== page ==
LONDON: U.S.-based Universal Pictures, a subsidiary of General Electric, is launching a new digital video download-to-own service enabling movie buffs to download movies and receive a DVD copy alongside.
Starting April 10 Universal will offer the service by which consumers can download two digital versions of selected movies, one a computer version and another for a portable device, and receive by mail a DVD copy too.
The service is being launched in the U.K. in partnership with Lovefilm, a firm which is already in this segment offering download service for movies from Warner Brothers on a rental basis. In the new service, consumers come to own the downloads and the DVD copy.
Eddie Cunningham, Universal’s U.K. chairman, said the service is intended to give instant access, portability and flexibility for the consumers to use the movie the way they want it. The service is using Microsoft’s digital rights management platform, which prevents the users from duplicating the content, burning to a disc or even uploading it on to the net.
Universal will start with its movie “King Kong”, which will be part of the initial offer of 35 movies. King Kong is priced at 19.99 pounds for the download.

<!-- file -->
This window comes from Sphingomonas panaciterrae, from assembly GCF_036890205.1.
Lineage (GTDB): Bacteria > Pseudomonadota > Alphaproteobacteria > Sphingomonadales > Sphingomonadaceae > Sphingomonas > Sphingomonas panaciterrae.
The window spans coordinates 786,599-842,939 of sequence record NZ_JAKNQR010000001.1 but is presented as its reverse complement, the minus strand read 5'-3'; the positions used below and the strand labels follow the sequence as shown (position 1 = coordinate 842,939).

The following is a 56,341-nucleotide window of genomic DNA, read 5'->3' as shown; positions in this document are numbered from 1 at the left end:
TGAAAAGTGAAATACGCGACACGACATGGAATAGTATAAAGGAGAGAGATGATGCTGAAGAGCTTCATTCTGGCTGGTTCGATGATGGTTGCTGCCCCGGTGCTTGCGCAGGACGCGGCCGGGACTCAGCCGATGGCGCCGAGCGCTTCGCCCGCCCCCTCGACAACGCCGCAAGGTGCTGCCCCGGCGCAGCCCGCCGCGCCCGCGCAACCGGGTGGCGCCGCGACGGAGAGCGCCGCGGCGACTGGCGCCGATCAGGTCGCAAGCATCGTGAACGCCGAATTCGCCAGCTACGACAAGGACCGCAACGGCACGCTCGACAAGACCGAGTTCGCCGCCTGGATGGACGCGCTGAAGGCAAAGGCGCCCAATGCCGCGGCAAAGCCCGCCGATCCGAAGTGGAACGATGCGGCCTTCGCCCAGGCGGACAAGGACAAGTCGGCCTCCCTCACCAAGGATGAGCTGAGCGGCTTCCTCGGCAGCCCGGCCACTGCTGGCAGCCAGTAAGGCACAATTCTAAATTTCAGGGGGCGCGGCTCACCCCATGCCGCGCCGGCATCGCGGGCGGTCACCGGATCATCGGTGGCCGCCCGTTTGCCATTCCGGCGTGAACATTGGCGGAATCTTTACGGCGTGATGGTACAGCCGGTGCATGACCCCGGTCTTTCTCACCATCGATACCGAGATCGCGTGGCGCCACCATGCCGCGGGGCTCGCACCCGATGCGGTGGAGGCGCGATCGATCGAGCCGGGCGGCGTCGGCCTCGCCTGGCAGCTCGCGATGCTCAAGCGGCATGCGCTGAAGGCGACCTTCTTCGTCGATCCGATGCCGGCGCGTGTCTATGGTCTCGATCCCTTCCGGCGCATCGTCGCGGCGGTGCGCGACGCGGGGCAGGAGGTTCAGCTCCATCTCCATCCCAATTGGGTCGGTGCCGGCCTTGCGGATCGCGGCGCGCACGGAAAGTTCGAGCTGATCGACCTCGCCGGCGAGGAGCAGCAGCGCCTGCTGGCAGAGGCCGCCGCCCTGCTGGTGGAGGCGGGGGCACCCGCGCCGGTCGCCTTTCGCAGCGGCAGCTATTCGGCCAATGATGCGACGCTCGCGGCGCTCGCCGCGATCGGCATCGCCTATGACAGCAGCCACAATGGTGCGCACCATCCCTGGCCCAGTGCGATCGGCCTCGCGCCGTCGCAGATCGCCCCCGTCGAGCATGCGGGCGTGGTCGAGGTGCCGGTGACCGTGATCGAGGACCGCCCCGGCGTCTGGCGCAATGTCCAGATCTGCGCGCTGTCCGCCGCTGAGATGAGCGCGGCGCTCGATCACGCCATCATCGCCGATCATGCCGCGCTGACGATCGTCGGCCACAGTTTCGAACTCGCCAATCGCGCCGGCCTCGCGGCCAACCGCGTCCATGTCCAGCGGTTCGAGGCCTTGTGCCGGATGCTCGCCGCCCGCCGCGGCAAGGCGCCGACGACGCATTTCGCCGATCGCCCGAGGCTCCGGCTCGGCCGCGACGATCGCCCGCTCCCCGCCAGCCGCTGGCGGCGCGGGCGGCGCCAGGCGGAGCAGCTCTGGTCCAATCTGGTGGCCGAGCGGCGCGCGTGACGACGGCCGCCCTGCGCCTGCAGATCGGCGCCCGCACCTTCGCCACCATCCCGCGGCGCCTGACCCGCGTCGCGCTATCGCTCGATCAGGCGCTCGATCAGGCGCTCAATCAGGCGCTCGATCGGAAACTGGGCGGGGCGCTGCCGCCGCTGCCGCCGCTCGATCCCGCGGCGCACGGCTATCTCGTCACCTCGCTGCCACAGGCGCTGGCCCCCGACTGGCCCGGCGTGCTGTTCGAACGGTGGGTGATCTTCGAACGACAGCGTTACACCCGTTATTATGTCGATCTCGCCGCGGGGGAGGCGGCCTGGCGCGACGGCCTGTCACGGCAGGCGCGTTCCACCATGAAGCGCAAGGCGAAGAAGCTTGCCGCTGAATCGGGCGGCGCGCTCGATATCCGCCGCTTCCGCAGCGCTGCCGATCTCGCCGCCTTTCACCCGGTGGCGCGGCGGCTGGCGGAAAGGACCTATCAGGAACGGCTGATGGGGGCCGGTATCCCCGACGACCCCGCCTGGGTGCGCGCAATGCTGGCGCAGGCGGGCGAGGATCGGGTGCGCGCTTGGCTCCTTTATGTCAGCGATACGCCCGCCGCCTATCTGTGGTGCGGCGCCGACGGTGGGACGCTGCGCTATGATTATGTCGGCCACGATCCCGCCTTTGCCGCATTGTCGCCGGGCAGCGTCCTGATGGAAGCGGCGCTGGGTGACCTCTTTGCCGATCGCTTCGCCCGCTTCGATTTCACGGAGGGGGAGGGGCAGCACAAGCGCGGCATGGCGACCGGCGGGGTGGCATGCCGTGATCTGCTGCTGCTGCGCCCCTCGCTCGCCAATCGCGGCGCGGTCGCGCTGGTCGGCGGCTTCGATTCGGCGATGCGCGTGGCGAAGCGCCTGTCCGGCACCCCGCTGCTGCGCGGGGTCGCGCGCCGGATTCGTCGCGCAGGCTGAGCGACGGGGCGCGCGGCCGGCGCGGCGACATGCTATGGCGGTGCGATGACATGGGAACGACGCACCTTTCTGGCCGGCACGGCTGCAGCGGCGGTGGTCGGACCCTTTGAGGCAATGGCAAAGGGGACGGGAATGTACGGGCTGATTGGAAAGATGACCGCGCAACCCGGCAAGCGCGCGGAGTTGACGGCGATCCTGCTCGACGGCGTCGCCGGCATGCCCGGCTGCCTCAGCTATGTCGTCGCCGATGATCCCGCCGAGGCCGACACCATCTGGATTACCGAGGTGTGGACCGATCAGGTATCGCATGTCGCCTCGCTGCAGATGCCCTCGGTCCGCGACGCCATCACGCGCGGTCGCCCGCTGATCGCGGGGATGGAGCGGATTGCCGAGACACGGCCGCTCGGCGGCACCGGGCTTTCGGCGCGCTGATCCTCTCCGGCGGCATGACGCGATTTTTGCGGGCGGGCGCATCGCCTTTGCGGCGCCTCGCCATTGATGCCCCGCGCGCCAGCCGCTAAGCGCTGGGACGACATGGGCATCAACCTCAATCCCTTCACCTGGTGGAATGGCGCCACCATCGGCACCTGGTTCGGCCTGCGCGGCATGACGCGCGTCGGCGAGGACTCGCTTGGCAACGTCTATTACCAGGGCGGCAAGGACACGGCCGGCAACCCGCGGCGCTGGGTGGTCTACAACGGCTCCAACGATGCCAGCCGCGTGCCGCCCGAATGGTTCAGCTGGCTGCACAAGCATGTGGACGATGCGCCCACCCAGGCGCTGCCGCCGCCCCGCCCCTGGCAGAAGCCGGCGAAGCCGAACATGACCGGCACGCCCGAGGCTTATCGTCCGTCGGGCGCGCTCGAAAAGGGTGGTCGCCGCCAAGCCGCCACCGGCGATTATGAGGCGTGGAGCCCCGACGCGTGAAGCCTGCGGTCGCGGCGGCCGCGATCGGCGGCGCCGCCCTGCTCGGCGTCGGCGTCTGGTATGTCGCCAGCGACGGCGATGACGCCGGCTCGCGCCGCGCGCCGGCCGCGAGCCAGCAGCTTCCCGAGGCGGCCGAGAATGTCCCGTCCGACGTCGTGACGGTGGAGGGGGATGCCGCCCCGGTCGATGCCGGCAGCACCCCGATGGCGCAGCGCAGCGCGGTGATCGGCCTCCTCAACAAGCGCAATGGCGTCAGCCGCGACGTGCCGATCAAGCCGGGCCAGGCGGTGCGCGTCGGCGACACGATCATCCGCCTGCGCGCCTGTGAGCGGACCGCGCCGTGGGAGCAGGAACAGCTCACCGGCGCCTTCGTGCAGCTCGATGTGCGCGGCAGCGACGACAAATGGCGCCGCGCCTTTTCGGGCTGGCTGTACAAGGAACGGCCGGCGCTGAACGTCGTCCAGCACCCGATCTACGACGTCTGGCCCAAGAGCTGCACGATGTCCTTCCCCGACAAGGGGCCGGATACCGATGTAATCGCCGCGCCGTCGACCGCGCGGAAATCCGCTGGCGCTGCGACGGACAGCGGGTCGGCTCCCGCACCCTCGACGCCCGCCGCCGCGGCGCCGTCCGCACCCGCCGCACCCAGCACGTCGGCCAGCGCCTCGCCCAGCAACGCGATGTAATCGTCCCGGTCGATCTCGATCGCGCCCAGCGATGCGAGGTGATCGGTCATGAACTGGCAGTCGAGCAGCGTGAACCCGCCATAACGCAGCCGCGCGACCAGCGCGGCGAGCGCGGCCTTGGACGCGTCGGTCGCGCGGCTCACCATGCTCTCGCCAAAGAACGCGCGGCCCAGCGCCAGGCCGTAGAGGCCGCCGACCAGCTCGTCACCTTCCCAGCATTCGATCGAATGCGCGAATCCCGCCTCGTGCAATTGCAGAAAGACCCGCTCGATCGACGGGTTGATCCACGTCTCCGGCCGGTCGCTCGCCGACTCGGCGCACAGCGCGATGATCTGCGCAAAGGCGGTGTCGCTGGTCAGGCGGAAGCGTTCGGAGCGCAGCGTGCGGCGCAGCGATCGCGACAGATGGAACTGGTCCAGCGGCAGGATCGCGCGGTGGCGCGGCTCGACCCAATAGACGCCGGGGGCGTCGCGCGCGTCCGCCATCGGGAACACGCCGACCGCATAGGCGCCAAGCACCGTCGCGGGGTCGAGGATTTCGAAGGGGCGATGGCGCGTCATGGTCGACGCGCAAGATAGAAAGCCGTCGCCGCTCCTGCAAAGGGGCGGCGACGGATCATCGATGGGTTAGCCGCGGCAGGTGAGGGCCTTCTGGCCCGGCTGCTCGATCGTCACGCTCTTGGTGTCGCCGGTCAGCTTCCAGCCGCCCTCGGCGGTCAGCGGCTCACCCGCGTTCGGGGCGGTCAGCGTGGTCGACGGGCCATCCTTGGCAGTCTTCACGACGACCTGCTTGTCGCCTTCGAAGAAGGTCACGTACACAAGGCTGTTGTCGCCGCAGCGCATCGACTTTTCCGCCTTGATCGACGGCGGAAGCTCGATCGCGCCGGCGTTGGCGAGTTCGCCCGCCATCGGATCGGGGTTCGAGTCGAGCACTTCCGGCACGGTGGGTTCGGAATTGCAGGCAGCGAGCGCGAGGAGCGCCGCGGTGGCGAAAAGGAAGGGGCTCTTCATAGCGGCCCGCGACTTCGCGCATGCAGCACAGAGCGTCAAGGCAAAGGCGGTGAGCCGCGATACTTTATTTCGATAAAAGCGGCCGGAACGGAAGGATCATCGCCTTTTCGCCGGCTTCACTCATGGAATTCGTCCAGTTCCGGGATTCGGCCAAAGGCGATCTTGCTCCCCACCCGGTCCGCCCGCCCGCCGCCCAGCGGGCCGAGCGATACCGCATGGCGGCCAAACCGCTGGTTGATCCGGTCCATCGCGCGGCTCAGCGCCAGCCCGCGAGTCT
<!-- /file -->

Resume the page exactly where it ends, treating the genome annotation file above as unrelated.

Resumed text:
Lovefilm chief executive Mark Livingstone said he expected other Hollywood producers like Warner Brothers to enter the download-to-own market.
Universal hopes that the service could be extended to other countries in view of the high prevalence of broadband internet connectivity. In addition to King Kong, the other movies on offer include “Pride & Prejudice”, “Serenity”, “Doom” and “Nanny McPhee”. The prices are in the range of 9.99 pounds to 19.99 pounds. The service can be accessed through Lovefilm’s website or through AOL.
It will take about 40 minutes to an hour to download an average film through a 2 megabyte-per-second broadband connection.